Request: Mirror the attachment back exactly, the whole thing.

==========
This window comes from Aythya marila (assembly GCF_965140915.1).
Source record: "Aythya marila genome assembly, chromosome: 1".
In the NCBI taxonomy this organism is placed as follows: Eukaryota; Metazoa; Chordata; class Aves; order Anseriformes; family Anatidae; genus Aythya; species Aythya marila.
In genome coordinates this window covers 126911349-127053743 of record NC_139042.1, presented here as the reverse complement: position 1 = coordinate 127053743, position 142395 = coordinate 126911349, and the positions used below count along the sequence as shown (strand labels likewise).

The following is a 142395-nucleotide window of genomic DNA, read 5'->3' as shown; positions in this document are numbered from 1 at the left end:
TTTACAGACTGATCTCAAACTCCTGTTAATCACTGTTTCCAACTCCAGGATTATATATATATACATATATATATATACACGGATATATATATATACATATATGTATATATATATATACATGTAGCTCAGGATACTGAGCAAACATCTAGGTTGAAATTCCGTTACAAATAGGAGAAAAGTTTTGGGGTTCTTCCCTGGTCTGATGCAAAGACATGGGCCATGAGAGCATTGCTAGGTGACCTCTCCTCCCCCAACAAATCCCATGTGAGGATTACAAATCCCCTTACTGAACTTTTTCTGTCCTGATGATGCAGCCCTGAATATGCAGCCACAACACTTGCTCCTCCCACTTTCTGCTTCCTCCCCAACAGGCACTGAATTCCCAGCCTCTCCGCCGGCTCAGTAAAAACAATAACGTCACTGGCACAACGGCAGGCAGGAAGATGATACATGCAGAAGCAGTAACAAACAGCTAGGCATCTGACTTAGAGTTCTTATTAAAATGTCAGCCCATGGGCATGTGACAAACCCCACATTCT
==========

This window comes from Aythya marila (assembly GCF_965140915.1).
Source record: "Aythya marila genome assembly, chromosome: 1".
In the NCBI taxonomy this organism is placed as follows: Eukaryota; Metazoa; Chordata; class Aves; order Anseriformes; family Anatidae; genus Aythya; species Aythya marila.
In genome coordinates this window covers 126911349-127053743 of record NC_139042.1, presented here as the reverse complement: position 1 = coordinate 127053743, position 142395 = coordinate 126911349, and the positions used below count along the sequence as shown (strand labels likewise).

The following is a 142395-nucleotide window of genomic DNA, read 5'->3' as shown; positions in this document are numbered from 1 at the left end:
TTTACAGACTGATCTCAAACTCCTGTTAATCACTGTTTCCAACTCCAGGATTATATATATATACATATATATATATACACGGATATATATATATACATATATGTATATATATATATACATGTAGCTCAGGATACTGAGCAAACATCTAGGTTGAAATTCCGTTACAAATAGGAGAAAAGTTTTGGGGTTCTTCCCTGGTCTGATGCAAAGACATGGGCCATGAGAGCATTGCTAGGTGACCTCTCCTCCCCCAACAAATCCCATGTGAGGATTACAAATCCCCTTACTGAACTTTTTCTGTCCTGATGATGCAGCCCTGAATATGCAGCCACAACACTTGCTCCTCCCACTTTCTGCTTCCTCCCCAACAGGCACTGAATTCCCAGCCTCTCCGCCGGCTCAGTAAAAACAATAACGTCACTGGCACAACGGCAGGCAGGAAGATGATACATGCAGAAGCAGTAACAAACAGCTAGGCATCTGACTTAGAGTTCTTATTAAAATGTCAGCCCATGGGCATGTGACAAACCCCACATTCT